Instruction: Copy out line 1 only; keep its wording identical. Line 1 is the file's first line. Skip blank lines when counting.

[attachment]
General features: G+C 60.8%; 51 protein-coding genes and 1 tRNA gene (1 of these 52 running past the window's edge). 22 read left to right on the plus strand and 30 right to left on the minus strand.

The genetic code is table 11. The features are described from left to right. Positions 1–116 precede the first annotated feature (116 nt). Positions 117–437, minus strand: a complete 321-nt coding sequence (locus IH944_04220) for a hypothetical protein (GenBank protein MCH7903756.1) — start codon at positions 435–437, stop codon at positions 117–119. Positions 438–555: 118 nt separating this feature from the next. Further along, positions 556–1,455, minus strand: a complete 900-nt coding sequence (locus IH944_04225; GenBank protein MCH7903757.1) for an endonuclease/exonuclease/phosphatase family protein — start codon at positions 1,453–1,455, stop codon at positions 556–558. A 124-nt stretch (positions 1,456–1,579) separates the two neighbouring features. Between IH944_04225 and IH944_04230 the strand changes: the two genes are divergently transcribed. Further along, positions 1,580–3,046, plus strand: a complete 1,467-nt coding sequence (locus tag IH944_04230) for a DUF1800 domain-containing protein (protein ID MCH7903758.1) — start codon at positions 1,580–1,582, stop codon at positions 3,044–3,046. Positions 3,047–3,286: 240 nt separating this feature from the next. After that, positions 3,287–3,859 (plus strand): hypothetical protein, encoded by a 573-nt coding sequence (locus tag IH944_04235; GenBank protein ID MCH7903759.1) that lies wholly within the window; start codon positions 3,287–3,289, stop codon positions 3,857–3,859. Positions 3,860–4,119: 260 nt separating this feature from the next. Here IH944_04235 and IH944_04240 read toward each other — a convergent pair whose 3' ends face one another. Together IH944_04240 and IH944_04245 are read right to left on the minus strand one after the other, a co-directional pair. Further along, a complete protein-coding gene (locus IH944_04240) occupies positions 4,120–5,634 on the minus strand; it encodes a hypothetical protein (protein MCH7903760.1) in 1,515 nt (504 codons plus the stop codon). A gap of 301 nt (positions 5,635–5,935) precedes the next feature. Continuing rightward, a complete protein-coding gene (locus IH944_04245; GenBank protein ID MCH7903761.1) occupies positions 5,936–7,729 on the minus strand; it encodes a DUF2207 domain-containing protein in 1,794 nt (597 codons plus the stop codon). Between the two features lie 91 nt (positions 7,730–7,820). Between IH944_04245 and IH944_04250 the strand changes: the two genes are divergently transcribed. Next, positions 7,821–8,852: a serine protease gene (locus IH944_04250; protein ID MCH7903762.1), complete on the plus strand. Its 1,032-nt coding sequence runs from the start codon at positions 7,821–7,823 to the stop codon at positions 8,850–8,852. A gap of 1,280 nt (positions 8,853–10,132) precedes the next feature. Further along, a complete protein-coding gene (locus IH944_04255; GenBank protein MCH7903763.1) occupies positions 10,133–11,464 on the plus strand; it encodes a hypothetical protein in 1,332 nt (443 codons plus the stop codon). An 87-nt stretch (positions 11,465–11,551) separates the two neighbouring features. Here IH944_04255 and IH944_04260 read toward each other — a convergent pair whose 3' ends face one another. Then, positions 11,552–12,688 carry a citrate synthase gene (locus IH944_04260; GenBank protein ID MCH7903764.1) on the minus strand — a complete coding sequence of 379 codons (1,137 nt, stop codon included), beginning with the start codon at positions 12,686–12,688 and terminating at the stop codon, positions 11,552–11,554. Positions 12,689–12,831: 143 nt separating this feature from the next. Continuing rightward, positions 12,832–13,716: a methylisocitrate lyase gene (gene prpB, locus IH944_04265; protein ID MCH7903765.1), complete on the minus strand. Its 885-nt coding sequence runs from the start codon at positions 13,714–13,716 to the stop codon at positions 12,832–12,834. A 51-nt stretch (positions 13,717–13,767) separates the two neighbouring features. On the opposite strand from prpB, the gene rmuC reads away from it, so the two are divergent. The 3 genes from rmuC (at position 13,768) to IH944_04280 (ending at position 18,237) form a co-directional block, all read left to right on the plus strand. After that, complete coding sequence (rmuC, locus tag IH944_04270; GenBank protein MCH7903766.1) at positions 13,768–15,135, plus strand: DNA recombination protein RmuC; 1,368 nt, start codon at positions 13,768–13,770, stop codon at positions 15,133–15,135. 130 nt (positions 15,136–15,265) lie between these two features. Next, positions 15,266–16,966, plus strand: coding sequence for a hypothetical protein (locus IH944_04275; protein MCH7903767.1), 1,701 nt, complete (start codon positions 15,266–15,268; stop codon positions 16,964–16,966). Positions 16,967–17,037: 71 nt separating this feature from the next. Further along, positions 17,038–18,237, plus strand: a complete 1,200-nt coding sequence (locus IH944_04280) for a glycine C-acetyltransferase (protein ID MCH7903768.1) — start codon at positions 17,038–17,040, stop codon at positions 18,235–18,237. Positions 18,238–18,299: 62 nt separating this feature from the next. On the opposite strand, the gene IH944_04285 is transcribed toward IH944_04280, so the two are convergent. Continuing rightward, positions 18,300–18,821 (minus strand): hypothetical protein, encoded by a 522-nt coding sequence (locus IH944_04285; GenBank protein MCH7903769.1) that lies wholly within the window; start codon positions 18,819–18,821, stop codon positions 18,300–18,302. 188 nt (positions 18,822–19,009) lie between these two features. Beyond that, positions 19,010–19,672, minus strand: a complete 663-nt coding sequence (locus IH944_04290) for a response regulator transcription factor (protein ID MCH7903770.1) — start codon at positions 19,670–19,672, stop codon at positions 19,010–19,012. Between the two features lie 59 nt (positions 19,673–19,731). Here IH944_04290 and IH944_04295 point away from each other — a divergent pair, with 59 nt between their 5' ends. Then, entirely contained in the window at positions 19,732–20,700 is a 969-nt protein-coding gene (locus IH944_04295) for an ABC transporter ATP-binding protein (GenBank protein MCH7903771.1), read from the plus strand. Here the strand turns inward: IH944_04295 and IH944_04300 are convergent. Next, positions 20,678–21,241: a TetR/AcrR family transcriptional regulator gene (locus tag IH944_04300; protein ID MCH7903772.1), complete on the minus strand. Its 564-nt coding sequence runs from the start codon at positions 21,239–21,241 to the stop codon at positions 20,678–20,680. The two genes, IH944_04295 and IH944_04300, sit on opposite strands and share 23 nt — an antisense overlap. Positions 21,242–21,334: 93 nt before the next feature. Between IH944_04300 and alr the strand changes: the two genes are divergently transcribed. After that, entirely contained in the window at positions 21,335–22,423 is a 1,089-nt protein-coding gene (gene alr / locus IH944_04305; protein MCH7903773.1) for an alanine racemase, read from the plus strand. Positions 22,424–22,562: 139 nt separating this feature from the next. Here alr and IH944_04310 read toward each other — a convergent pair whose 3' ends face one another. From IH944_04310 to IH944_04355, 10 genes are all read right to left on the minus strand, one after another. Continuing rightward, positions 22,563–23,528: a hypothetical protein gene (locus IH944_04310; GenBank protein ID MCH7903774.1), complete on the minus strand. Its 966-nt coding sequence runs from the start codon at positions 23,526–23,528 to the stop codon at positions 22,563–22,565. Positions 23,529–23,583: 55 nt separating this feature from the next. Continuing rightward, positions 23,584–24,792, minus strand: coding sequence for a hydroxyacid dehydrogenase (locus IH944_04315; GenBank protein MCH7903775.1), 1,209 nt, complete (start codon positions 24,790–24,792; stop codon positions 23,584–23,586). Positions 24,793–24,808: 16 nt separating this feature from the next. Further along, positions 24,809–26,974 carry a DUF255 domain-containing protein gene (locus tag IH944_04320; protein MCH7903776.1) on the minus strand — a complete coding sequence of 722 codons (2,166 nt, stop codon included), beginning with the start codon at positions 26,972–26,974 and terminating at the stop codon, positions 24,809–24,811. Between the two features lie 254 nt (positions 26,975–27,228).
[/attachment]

General features: G+C 60.8%; 51 protein-coding genes and 1 tRNA gene (1 of these 52 running past the window's edge). 22 read left to right on the plus strand and 30 right to left on the minus strand.